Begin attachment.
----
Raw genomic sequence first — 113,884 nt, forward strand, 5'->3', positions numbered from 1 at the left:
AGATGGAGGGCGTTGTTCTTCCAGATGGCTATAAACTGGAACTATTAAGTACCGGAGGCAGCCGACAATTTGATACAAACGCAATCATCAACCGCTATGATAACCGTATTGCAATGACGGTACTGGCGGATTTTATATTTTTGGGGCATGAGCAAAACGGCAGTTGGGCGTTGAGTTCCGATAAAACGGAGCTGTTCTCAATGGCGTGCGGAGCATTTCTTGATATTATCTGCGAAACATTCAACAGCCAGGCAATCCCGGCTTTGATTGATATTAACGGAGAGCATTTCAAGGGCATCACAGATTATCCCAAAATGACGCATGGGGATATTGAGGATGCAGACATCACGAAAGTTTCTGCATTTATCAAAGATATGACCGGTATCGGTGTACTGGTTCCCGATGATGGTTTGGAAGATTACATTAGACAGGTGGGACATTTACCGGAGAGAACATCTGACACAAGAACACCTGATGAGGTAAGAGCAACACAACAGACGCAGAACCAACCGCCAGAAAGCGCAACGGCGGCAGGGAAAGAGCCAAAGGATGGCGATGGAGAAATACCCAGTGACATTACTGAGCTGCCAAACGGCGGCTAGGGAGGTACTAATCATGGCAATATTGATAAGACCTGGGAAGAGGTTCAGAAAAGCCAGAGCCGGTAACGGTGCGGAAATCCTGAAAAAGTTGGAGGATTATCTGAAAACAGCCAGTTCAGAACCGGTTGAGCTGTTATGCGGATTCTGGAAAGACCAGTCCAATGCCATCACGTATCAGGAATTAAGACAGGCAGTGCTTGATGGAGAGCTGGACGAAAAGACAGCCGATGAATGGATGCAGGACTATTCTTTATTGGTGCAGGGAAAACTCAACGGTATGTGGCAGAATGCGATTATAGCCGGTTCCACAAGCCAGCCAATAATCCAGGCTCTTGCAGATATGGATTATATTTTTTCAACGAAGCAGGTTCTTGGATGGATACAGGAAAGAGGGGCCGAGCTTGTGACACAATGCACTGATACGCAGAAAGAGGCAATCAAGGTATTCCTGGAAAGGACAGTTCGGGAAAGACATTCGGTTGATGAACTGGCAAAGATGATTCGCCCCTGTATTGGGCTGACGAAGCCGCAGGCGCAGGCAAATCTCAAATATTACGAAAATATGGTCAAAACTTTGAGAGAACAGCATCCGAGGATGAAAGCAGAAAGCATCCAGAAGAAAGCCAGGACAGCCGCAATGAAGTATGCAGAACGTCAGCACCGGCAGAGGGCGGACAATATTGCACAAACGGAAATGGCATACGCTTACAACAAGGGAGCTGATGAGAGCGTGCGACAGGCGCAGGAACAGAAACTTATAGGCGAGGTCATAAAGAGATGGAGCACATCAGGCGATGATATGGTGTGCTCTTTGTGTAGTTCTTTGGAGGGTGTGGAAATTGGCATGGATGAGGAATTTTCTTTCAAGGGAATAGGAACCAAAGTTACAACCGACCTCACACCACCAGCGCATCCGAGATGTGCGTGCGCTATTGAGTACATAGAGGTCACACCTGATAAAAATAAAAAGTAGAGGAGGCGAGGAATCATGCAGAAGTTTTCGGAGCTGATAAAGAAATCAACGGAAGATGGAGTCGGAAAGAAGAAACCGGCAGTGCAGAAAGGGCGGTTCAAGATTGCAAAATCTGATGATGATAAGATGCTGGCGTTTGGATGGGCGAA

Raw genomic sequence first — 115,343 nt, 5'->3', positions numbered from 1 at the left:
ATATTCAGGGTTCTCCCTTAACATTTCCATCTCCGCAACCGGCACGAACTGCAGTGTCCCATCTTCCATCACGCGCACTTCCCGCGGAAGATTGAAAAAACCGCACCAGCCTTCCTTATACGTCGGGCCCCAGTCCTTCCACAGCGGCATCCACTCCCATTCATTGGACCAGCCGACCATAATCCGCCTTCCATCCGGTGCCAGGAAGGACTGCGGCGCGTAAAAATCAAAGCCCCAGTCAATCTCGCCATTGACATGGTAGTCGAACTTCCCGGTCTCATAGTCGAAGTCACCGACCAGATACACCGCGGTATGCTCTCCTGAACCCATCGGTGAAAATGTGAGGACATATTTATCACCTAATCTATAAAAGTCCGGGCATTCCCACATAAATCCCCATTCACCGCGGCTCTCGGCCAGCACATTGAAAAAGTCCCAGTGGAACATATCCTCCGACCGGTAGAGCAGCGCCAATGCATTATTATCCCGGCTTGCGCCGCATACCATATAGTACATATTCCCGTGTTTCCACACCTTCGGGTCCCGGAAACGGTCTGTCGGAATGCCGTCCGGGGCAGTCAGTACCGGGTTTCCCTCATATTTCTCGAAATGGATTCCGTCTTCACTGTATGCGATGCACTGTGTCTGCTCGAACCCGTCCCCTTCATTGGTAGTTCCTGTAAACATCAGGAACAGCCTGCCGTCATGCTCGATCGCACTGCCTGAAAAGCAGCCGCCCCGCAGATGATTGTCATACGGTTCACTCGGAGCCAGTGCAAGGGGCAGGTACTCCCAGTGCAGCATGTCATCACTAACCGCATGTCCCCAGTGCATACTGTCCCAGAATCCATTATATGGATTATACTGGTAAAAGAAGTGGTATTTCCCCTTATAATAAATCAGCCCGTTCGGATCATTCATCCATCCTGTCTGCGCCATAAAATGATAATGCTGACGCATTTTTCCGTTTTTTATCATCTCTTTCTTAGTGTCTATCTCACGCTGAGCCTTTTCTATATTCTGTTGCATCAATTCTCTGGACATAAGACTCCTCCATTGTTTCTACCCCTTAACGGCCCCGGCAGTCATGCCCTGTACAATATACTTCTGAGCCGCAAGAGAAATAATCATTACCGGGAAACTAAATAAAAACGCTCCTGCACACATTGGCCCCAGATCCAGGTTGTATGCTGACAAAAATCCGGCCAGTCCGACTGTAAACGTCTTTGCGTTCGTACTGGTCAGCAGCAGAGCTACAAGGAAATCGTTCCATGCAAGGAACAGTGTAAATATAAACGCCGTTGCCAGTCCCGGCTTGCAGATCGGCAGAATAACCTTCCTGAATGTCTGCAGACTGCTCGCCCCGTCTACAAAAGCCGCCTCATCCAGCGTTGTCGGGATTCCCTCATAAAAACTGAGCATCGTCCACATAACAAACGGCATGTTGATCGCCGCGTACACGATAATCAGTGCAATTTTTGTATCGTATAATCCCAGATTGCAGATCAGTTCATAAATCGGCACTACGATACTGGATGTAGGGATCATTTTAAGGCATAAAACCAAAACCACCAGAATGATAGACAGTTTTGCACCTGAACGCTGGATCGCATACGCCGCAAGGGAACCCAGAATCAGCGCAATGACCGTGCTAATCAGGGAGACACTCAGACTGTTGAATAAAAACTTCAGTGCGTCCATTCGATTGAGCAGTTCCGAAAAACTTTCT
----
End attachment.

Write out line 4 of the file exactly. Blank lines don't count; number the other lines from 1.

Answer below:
ATATTCAGGGTTCTCCCTTAACATTTCCATCTCCGCAACCGGCACGAACTGCAGTGTCCCATCTTCCATCACGCGCACTTCCCGCGGAAGATTGAAAAAACCGCACCAGCCTTCCTTATACGTCGGGCCCCAGTCCTTCCACAGCGGCATCCACTCCCATTCATTGGACCAGCCGACCATAATCCGCCTTCCATCCGGTGCCAGGAAGGACTGCGGCGCGTAAAAATCAAAGCCCCAGTCAATCTCGCCATTGACATGGTAGTCGAACTTCCCGGTCTCATAGTCGAAGTCACCGACCAGATACACCGCGGTATGCTCTCCTGAACCCATCGGTGAAAATGTGAGGACATATTTATCACCTAATCTATAAAAGTCCGGGCATTCCCACATAAATCCCCATTCACCGCGGCTCTCGGCCAGCACATTGAAAAAGTCCCAGTGGAACATATCCTCCGACCGGTAGAGCAGCGCCAATGCATTATTATCCCGGCTTGCGCCGCATACCATATAGTACATATTCCCGTGTTTCCACACCTTCGGGTCCCGGAAACGGTCTGTCGGAATGCCGTCCGGGGCAGTCAGTACCGGGTTTCCCTCATATTTCTCGAAATGGATTCCGTCTTCACTGTATGCGATGCACTGTGTCTGCTCGAACCCGTCCCCTTCATTGGTAGTTCCTGTAAACATCAGGAACAGCCTGCCGTCATGCTCGATCGCACTGCCTGAAAAGCAGCCGCCCCGCAGATGATTGTCATACGGTTCACTCGGAGCCAGTGCAAGGGGCAGGTACTCCCAGTGCAGCATGTCATCACTAACCGCATGTCCCCAGTGCATACTGTCCCAGAATCCATTATATGGATTATACTGGTAAAAGAAGTGGTATTTCCCCTTATAATAAATCAGCCCGTTCGGATCATTCATCCATCCTGTCTGCGCCATAAAATGATAATGCTGACGCATTTTTCCGTTTTTTATCATCTCTTTCTTAGTGTCTATCTCACGCTGAGCCTTTTCTATATTCTGTTGCATCAATTCTCTGGACATAAGACTCCTCCATTGTTTCTACCCCTTAACGGCCCCGGCAGTCATGCCCTGTACAATATACTTCTGAGCCGCAAGAGAAATAATCATTACCGGGAAACTAAATAAAAACGCTCCTGCACACATTGGCCCCAGATCCAGGTTGTATGCTGACAAAAATCCGGCCAGTCCGACTGTAAACGTCTTTGCGTTCGTACTGGTCAGCAGCAGAGCTACAAGGAAATCGTTCCATGCAAGGAACAGTGTAAATATAAACGCCGTTGCCAGTCCCGGCTTGCAGATCGGCAGAATAACCTTCCTGAATGTCTGCAGACTGCTCGCCCCGTCTACAAAAGCCGCCTCATCCAGCGTTGTCGGGATTCCCTCATAAAAACTGAGCATCGTCCACATAACAAACGGCATGTTGATCGCCGCGTACACGATAATCAGTGCAATTTTTGTATCGTATAATCCCAGATTGCAGATCAGTTCATAAATCGGCACTACGATACTGGATGTAGGGATCATTTTAAGGCATAAAACCAAAACCACCAGAATGATAGACAGTTTTGCACCTGAACGCTGGATCGCATACGCCGCAAGGGAACCCAGAATCAGCGCAATGACCGTGCTAATCAGGGAGACACTCAGACTGTTGAATAAAAACTTCAGTGCGTCCATTCGATTGAGCAGTTCCGAAAAACTTTCT